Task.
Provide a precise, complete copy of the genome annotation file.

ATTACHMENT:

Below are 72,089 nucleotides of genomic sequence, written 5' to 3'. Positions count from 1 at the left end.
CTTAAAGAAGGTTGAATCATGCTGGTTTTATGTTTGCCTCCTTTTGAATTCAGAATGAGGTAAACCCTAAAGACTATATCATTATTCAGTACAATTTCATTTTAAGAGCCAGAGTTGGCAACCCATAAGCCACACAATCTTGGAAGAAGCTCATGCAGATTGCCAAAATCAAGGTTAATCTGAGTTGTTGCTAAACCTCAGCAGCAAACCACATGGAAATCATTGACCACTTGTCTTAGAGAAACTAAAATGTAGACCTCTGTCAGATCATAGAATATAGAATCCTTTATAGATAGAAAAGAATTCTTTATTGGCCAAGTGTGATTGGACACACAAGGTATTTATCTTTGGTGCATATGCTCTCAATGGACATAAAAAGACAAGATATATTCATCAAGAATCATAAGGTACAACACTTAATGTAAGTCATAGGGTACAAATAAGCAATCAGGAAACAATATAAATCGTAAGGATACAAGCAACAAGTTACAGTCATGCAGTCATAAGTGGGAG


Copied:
Below are 72,089 nucleotides of genomic sequence, written 5' to 3'. Positions count from 1 at the left end.
CTTAAAGAAGGTTGAATCATGCTGGTTTTATGTTTGCCTCCTTTTGAATTCAGAATGAGGTAAACCCTAAAGACTATATCATTATTCAGTACAATTTCATTTTAAGAGCCAGAGTTGGCAACCCATAAGCCACACAATCTTGGAAGAAGCTCATGCAGATTGCCAAAATCAAGGTTAATCTGAGTTGTTGCTAAACCTCAGCAGCAAACCACATGGAAATCATTGACCACTTGTCTTAGAGAAACTAAAATGTAGACCTCTGTCAGATCATAGAATATAGAATCCTTTATAGATAGAAAAGAATTCTTTATTGGCCAAGTGTGATTGGACACACAAGGTATTTATCTTTGGTGCATATGCTCTCAATGGACATAAAAAGACAAGATATATTCATCAAGAATCATAAGGTACAACACTTAATGTAAGTCATAGGGTACAAATAAGCAATCAGGAAACAATATAAATCGTAAGGATACAAGCAACAAGTTACAGTCATGCAGTCATAAGTGGGAG